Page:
Initial defaults vs current default rate

This blog post is part 3 of a “Beyond the default rate” series, which investigates what the default rate actually means, how it affects you and why you should know more than simply the number you see on some report.

If you haven’t yet read the previous posts in the series, please do that before reading this one. This post will be building upon the foundation we set in previously.

Repayments on a defaulted loan
A loan that defaulted in 2010, still struggling to make repayments.

Two reasons to calculate default rates

There are essentially two separate reasons why you would want to calculate default rates and both of them have a different methodology and different results for doing the calculation.

The difference will be what you consider as D in the formula.

The typical default rate formula
Default rate calculation formula again as a reminder.

Current default rate

Most of the time on Bondora’s website or newsletters, you’ll see the current default rate of the portfolio or some segment within the portfolio. This means that the D in there equals to default less recovery.

This is useful to calculate when you want to see how well a portfolio or a certain segment of it is performing. The main usefulness will come out of it if you do it regularly though. Then it’ll give you a lot better indication of how the segment or portfolio is doing (see the graphs in my post here for an example of how the country-based results have changed over time).

If you do not thoroughly understand the statistics, calculations and default rate, you’re better off not using this method to make any forecasts for the performance of a certain segment of the portfolio. This is simply best used to watch the performance and changes over time to see whenever a certain segment might turn into a more interesting one or when it might make sense to reduce your investments into some riskier one.

Initial default

The second reason is to calculate a default rate of a certain segment to figure out what the initial “loss” for this group is and whether it is profitable to invest into this group.

For this reason you should use the initial default numbers for D (depending on your method, either the amount or count of defaulted loans). This result can be used for a forecast of what would likely happen if you were to start investing into this segment.

By initial number I mean the amount or the count of loans that defaulted, irregardless of whether they have now started reperforming or have recovered entirely.

If your calculation says that for this segment the initial default rate is 10% and the current default rate has been rather stable over the last 6 months, then you can probably assume with some confidence that your investments with proper diversification, will yield a similar result in that segment.

The LP portion of the calculation

While the current and initial default rate calculations require a different type of data for the D and will likely give somewhat different results, the LP portion is essentially same for both.

One of the most common mistakes people want to do in the calculations (especially newcomers to the topic) is that they want to exclude the repaid portion of the portfolio to get an “accurate” rate for defaults.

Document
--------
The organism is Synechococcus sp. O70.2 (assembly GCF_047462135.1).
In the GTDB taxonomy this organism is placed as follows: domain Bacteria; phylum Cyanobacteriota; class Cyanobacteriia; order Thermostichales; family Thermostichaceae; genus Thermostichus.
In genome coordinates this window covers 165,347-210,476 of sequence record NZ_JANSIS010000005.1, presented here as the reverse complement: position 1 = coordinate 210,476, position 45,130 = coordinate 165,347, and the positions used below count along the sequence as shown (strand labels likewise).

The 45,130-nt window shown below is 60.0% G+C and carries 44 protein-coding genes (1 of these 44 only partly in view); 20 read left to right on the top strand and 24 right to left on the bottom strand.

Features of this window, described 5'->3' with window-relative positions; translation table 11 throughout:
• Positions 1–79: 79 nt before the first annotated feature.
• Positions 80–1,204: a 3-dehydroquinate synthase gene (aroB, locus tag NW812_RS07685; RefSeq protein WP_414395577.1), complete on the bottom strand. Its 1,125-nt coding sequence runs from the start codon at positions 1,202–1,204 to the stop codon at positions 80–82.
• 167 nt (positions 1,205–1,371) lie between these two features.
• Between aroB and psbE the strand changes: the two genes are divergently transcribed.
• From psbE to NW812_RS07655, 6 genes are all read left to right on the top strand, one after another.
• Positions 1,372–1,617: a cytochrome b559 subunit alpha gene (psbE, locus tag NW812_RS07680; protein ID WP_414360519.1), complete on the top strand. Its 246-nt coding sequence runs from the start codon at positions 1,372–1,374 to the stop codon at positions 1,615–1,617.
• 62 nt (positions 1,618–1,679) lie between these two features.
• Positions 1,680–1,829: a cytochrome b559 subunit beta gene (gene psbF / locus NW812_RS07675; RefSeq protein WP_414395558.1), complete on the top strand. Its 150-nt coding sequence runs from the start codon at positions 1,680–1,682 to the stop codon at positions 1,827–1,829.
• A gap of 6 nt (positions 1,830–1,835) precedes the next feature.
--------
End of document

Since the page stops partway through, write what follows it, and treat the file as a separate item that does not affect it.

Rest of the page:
You should exclude for both the LP and D portion of the sample, the data that we discussed in the second post of the series.

You may also (if you know how to do it) want to exclude cancellations by borrowers and Bondora (with the newly added additional security process) as this will artificially make the results look a bit more positive than they would otherwise. Although in most of the calculations my bet would be that they won’t be that relevant and you’d more than likely be wasting your time trying to exclude these to see a small 1% difference in the default rate (I might be wrong here of course, so if you have done the calculations, feel free to post in the comments).

What you should never exclude, are the repaid loans that were issued within the period you selected as your sample and have been repaid by the borrower.

If you exclude those, you’re simply doing some random calculation that is going to make you feel bad because the default rate will likely seem to be a lot higher than it actually is (depending on how long you have been investing) and the result has nothing to do with what’s actually going on in the portfolio.


As you can see, there are several different ways to approach the default rate calculation and even more the reason to not take any results posted in the forums on face value. Especially since there are the correct ways to calculate it, which give you rates that are good for different purposes, and then there’s several ways to do calculations that actually give you incorrect info and may lead to wrong investment decisions that end up costing you either money or reducing the amount of good investment opportunities, because you think due to a faulty calculation that some segment is riskier than it actually is.

In the next post we’ll cover some more of these typical mistakes and will also look into the situations when or how you should consider using EAD1 or EAD2 in your calculations.

Read the next post in the series.

By Taavi

Taavi has been investing into P2P-lending platforms since 2010.

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